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About a month ago, I read an almost disturbing suggestion in a leading global publication asking: ‘How soon will computers replace The Economist’s writers?’ and this really left me thinking.
The Economist is a magazine that is very beautifully put together, it provides a very realistic approach to major developments in different fields including books, arts, science and surfacing technology, in addition to the pure financial side.
It is scary when there is a strong possibility that artificial intelligence could be ‘smart enough’ to analyse things most humans cannot. This could even mark an end to only algorithm-based performance.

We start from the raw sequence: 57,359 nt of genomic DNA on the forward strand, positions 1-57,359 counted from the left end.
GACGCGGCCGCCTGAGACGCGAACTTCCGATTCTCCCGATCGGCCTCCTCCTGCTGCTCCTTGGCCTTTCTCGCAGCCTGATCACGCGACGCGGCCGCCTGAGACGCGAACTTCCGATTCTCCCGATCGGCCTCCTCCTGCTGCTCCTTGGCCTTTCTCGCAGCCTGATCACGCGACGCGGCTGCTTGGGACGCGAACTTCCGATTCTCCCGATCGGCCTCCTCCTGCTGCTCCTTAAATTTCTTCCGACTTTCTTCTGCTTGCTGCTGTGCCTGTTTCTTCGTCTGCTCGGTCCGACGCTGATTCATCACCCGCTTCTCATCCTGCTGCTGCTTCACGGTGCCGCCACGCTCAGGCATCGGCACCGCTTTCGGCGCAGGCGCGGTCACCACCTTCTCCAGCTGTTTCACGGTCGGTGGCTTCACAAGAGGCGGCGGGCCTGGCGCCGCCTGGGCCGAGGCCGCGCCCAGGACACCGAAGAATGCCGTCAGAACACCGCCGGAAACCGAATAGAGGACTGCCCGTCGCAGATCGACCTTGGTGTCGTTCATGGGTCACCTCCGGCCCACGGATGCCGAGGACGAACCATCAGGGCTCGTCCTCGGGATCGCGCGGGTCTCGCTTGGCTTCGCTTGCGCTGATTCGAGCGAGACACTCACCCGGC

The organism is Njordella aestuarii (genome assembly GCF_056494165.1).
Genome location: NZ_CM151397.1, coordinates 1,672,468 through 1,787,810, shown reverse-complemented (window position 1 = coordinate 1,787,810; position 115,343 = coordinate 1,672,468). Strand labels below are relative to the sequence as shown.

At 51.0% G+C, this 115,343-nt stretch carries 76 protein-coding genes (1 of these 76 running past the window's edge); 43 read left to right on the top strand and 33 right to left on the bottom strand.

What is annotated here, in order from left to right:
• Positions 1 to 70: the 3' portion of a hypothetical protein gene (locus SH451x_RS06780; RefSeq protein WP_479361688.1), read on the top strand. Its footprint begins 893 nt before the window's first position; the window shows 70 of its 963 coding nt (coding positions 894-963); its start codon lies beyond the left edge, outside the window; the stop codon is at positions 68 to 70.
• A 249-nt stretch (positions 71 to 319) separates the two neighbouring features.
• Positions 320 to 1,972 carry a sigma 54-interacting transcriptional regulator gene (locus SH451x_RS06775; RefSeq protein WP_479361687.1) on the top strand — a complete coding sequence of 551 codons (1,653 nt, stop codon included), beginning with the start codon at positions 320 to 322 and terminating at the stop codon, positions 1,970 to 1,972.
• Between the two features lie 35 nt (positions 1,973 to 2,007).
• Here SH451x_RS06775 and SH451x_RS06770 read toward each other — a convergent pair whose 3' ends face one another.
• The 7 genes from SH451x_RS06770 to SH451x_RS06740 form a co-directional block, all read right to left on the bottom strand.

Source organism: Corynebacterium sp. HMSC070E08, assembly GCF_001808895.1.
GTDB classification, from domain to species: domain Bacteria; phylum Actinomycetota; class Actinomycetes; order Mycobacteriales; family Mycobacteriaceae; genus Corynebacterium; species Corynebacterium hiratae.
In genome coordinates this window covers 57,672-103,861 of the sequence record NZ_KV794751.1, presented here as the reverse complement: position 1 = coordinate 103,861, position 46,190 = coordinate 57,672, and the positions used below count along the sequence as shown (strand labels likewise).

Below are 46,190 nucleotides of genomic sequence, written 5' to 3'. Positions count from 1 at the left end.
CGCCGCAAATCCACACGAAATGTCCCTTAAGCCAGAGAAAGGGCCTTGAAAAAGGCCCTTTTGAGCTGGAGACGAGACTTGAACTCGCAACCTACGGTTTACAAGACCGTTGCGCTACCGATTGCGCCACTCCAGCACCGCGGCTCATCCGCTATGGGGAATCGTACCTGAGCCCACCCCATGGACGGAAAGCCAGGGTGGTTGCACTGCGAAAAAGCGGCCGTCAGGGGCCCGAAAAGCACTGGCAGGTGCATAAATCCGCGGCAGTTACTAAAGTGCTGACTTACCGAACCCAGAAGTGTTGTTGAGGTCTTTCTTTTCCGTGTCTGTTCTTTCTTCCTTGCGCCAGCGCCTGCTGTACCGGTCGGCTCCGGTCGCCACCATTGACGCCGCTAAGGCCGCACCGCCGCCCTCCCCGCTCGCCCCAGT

Scarier so, we, the young, have to compete with not only each other, but also, such technological advancements. Therefore, if we are fishing for career paths in academic subjects, it is not only recommended, but integral that we plan our future accordingly.
Gone are the times when you could specialise in a single field and expect yourself to have a comparative advantage over other contenders, it appears.
The marriage between creativity and specialisation is probably one of the only paths to follow. It is the way to keep your job from getting automated and continue protecting your uniqueness.
Perhaps mixing up subjects and specialising in multiple things will be only way to become suitable for multiple job requirements.
But one constantly wonders, will humans still be able to compete in the long run?